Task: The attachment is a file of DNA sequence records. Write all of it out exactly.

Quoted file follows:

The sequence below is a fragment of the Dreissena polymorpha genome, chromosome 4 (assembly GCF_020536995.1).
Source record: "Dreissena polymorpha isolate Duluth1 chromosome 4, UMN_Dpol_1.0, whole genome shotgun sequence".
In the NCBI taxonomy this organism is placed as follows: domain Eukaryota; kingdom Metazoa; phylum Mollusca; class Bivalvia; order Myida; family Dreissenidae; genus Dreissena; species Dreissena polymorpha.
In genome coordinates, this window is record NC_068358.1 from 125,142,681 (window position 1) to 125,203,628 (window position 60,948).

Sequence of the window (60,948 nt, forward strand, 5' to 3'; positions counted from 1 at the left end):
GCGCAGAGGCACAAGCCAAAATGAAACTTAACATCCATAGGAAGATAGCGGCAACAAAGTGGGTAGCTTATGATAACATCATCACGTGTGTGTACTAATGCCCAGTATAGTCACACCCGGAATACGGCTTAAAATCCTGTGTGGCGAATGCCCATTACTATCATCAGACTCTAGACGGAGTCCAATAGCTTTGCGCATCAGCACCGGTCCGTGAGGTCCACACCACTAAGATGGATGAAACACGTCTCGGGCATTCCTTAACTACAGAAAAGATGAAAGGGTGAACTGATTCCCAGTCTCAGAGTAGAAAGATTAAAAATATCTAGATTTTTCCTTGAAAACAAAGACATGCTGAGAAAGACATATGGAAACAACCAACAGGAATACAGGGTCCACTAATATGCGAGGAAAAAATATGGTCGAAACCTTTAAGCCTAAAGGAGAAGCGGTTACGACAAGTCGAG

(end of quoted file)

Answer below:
The sequence below is a fragment of the Dreissena polymorpha genome, chromosome 4 (assembly GCF_020536995.1).
Source record: "Dreissena polymorpha isolate Duluth1 chromosome 4, UMN_Dpol_1.0, whole genome shotgun sequence".
In the NCBI taxonomy this organism is placed as follows: domain Eukaryota; kingdom Metazoa; phylum Mollusca; class Bivalvia; order Myida; family Dreissenidae; genus Dreissena; species Dreissena polymorpha.
In genome coordinates, this window is record NC_068358.1 from 125,142,681 (window position 1) to 125,203,628 (window position 60,948).

Sequence of the window (60,948 nt, forward strand, 5' to 3'; positions counted from 1 at the left end):
GCGCAGAGGCACAAGCCAAAATGAAACTTAACATCCATAGGAAGATAGCGGCAACAAAGTGGGTAGCTTATGATAACATCATCACGTGTGTGTACTAATGCCCAGTATAGTCACACCCGGAATACGGCTTAAAATCCTGTGTGGCGAATGCCCATTACTATCATCAGACTCTAGACGGAGTCCAATAGCTTTGCGCATCAGCACCGGTCCGTGAGGTCCACACCACTAAGATGGATGAAACACGTCTCGGGCATTCCTTAACTACAGAAAAGATGAAAGGGTGAACTGATTCCCAGTCTCAGAGTAGAAAGATTAAAAATATCTAGATTTTTCCTTGAAAACAAAGACATGCTGAGAAAGACATATGGAAACAACCAACAGGAATACAGGGTCCACTAATATGCGAGGAAAAAATATGGTCGAAACCTTTAAGCCTAAAGGAGAAGCGGTTACGACAAGTCGAG